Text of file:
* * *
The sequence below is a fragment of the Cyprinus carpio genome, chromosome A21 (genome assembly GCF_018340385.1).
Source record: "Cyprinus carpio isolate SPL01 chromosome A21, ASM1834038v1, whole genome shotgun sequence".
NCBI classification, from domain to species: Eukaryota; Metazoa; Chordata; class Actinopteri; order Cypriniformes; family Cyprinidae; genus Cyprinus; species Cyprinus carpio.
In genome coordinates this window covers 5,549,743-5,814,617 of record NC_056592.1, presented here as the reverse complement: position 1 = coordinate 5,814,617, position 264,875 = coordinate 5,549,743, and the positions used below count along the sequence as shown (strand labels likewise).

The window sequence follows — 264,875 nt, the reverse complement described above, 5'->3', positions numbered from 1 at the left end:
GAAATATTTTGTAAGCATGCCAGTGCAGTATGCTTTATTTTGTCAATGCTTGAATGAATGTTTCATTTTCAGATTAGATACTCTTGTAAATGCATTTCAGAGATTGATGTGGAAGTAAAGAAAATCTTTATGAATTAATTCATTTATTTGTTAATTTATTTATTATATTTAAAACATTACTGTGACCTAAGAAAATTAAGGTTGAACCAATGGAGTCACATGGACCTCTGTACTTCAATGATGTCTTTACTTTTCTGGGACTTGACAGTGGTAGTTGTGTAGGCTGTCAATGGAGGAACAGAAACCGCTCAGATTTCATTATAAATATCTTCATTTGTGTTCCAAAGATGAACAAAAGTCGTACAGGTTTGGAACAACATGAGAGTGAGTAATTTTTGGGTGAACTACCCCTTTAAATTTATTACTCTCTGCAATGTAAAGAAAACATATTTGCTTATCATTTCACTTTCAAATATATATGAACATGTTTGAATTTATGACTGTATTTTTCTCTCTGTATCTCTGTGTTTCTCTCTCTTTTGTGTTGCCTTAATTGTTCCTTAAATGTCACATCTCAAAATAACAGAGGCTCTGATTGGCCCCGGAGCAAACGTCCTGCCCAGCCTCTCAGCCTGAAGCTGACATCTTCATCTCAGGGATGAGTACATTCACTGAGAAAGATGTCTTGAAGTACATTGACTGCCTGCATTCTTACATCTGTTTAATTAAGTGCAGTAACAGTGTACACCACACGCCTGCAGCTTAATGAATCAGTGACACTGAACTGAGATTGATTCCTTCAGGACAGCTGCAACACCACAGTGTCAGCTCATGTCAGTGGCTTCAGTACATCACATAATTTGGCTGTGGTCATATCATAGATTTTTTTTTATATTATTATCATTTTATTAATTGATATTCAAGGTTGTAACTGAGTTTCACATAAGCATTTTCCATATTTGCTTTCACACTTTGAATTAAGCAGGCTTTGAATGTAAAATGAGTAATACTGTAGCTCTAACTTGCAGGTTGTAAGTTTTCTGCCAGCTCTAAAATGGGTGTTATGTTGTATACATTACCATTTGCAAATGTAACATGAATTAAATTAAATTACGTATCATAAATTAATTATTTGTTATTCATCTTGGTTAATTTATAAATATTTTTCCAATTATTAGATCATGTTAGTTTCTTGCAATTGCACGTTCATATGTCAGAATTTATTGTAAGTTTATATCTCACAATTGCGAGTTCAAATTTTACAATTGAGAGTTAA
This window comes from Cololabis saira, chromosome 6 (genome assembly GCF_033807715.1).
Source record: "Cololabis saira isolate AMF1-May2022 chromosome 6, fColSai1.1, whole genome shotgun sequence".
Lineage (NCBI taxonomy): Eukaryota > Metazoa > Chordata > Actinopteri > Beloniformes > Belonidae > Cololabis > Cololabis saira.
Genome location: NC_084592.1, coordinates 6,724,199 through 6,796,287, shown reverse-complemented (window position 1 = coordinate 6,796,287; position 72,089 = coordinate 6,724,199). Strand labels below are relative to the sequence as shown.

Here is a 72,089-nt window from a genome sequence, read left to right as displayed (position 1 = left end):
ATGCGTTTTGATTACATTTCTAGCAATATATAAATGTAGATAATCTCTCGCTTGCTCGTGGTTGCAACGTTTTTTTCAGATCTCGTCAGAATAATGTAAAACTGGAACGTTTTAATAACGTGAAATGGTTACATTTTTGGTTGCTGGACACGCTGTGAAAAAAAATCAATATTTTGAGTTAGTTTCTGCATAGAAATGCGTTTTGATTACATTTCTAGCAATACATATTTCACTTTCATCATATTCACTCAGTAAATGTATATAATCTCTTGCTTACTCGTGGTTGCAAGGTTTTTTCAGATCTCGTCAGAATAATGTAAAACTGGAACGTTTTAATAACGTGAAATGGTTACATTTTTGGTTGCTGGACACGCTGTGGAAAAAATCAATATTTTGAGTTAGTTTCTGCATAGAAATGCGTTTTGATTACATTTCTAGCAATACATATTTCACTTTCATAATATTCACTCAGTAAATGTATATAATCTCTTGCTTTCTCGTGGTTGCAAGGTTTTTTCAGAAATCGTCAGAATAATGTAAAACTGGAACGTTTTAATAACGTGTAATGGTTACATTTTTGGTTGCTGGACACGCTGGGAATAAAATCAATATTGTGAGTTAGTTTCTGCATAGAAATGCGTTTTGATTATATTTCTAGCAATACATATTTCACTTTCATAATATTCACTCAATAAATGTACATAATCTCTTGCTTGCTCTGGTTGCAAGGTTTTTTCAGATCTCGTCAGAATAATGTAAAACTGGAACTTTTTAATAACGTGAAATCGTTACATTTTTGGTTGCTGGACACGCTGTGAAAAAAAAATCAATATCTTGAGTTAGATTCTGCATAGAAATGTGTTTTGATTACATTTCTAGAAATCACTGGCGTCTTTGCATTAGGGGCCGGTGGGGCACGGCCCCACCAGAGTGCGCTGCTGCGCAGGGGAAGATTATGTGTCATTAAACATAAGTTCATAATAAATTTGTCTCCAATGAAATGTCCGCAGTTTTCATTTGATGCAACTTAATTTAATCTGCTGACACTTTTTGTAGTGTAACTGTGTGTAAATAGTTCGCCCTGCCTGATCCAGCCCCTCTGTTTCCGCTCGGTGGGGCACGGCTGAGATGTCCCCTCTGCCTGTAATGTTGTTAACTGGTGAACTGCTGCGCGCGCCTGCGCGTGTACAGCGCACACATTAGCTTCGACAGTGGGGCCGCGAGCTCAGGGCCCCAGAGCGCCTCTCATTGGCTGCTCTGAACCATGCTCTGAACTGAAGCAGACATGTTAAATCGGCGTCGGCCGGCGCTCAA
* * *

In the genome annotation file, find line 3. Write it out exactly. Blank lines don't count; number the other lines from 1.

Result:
NCBI classification, from domain to species: Eukaryota; Metazoa; Chordata; class Actinopteri; order Cypriniformes; family Cyprinidae; genus Cyprinus; species Cyprinus carpio.